Every Cat Logo

The eyes have it: an aqueous humor misdirection syndrome in cats

Atkins RM, Armour MD, Hyman JA.  Surgical outcome of cats treated for aqueous humor misdirection syndrome:  a case series.  Vet Ophthalmol 2016;19 (Suppl 1):136-42.

Glaucoma is less commonly recognized in cats than in dogs.  As in dogs and humans, however, when glaucoma occurs in the cat, it frequently results in blindness.  Glaucomas are ophthalmic diseases that involve progressive death of retinal ganglion cells, often resulting from increases in intraocular pressure (IOP) of various etiologies.  While canine glaucomas may be primary, in cats, a species in which glaucoma tends to have more subtle clinical signs, glaucoma is almost always secondary and may be triggered by anterior uveitis, intraocular neoplasia, trauma, intraocular hemorrhage, lens-associated etiologies, space-occupying lesions in the orbit, or feline aqueous humor misdirection syndrome (FAHMS).

FAHMS is an uncommon, idiopathic, bilateral ocular disease in cats.  There is no breed predilection, but middle aged to older cats (mean age 11.7-12.9 years), usually females, are most often affected.  Normally, when aqueous humor is produced by the ciliary body of the eye, it initially flows into the posterior chamber, a small space between the posterior iris and the lens, and then through the pupil into the anterior chamber.  In FAHMS, the aqueous humor is misdirected posteriorly  into the vitreous space, and this inappropriate accumulation of fluid in the vitreous space pushes the lens and iris anteriorly and results in increased vitreal pressure as well as narrowing of the anterior chamber, which is normally quite deep in cats. In some cases the fluid may accumulate between the retina and vitreous as well.

Initial clinical signs of FAHMS are often subtle with normal to slightly increased IOP. Slit-lamp biomicroscopy  performed by a veterinary ophthalmologist may be necessary to detect early FAHMS. Although FAHMS is a bilateral disease, it may be asymmetrical in severity.  As the disease progresses, the anterior chamber(s) will appear shallow for a cat, especially when viewed by an observer lateral to the animal, and the iris and lens will be displaced anteriorly; the pupil may become mydriatic due to a decrease in iris mobility, and the IOP may slowly increase.  When IOP is markedly increased, corneal edema, vision loss and ocular pain are likely.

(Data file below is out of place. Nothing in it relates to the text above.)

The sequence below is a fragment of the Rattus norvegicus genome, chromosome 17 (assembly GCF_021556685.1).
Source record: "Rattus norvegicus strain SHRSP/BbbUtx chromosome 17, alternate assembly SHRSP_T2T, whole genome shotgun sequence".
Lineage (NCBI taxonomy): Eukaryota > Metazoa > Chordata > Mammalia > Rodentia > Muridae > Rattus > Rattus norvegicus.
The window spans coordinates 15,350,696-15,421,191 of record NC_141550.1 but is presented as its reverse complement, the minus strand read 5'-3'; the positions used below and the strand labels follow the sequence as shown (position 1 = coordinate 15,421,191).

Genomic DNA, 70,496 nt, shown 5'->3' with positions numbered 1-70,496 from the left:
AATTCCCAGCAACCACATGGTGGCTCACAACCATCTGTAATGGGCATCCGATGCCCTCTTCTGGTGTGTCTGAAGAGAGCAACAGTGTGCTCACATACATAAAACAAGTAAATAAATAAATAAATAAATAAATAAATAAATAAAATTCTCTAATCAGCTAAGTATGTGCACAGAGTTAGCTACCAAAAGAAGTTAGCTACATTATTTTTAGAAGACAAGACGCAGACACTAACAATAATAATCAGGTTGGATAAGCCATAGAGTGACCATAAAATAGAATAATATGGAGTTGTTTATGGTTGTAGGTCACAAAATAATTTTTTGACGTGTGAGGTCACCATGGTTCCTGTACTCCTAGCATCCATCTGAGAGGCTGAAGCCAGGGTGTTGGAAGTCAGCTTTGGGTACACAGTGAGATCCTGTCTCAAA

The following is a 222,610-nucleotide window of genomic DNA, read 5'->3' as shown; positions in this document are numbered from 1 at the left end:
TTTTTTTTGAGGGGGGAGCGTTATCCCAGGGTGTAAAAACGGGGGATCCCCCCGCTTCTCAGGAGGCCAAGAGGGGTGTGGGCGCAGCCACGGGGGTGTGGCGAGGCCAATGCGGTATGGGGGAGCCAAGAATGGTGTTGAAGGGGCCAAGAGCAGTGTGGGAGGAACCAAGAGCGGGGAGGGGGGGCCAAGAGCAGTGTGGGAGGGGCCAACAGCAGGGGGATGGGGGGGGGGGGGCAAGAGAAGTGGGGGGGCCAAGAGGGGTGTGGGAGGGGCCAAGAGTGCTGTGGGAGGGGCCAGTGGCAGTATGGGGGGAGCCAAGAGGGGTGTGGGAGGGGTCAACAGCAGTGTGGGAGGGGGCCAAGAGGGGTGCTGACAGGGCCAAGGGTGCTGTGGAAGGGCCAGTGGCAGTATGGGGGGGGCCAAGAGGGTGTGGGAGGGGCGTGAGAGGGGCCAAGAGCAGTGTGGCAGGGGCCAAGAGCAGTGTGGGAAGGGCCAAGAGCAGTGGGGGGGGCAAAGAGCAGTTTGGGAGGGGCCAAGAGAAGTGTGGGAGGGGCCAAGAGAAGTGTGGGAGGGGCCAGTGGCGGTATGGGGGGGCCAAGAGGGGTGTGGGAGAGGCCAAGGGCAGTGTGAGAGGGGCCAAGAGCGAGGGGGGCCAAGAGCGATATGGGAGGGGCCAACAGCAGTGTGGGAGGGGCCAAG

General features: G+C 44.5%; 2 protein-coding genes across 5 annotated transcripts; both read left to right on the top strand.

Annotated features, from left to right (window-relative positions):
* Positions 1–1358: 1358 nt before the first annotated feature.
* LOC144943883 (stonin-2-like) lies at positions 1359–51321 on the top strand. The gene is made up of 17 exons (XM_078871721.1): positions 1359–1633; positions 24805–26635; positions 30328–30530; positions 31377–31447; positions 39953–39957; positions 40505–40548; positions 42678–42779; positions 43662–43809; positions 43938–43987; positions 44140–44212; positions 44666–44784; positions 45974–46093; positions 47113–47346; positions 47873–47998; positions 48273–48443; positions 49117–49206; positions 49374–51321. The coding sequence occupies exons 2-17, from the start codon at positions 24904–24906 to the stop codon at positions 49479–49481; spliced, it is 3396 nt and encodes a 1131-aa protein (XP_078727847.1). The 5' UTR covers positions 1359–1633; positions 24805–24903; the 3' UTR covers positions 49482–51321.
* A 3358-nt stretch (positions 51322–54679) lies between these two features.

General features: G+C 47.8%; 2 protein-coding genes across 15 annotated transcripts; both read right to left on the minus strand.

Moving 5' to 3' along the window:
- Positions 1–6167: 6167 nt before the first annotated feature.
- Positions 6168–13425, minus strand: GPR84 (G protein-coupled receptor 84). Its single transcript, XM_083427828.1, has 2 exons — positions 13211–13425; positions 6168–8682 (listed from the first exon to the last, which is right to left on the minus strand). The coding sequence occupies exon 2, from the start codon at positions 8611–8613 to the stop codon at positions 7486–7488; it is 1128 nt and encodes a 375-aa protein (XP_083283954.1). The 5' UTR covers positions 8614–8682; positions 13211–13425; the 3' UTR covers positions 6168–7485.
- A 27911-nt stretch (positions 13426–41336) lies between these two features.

Cats with FAHMS are usually treated medically with topical carbonic anhydrase inhibitors, which reduce the production of aqueous humor, thereby reducing IOP.  When medical therapy fails to ameliorate the condition and/or vision is threatened, surgery needs to be considered.  Once glaucoma and attendant pain becomes uncontrolled, the only option is enucleation of the affected eye(s). This retrospective study of seven cats (nine eyes) evaluates the clinical outcome of cats treated surgically for FAHMS.

Six of the seven patients were female, and five of the seven had bilateral FAHMS. All cats were mixed breed.  Three groups of eyes were established based on the type of surgery performed.  Group 1 eyes (one eye) had phacoemulsification and posterior capsulotomy only; group 2 eyes (four eyes) were treated with phacoemulsification, posterior capsulotomy, and anterior vitrectomy; group 3 eyes (four eyes) had phacoemulsification, posterior capsulotomy, anterior vitrectomy, and endocyclophotocoagulation. None of the patients received an intraocular lens during surgery. Severity of disease, lack of response to medical therapy, and increasing IOP despite medical therapy were the reasons for surgery; however, no records were available correlating the type of surgery performed with the reasons for that specific surgery.  The intent of all surgeries for FAHMS is to create a direct connection between the anterior chamber and vitreous space, allowing the free flow of aqueous humor into the anterior chamber.

All of the eyes in this case series maintained vision and had controlled intraocular inflammation at one year post-surgery, and also maintained vision for the duration of follow-up (mean follow-up time, 21 months).  Two of the nine eyes had elevated IOP (>25 mm Hg) within the first 6 months of surgery and one of the nine eyes had elevated IOP one year postoperatively.  All of the surgical patients continued on at least one topical anti-glaucoma medication and one topical anti-inflammatory medication postoperatively, but the mean number of drops required to treat the eye(s) decreased from 3.9 drops/day prior to surgery to 2.2 drops/day postoperatively.

The authors conclude that there may be a subset of cats with FAHMS that require surgery in order to save vision.  There is very little published literature on this syndrome, and additional studies evaluating response to medical therapy, imaging of the anterior and posterior segments of affected cats, gonioscopy, intraocular lens implantation following phacoemulsifcation and long-term use of topical ophthalmic cortiocosteroids (which can themselves increase IOP) in cats are recommended by these researchers. [PJS]

See also:

Czederpiltz JMC, LaCroix NC, et al.  Putative aqueous humor misdirection syndrome as a cause of glaucoma in cats: 32 cases (1997-2003C).  J Am Vet Med Assoc 2005;227:1434-41.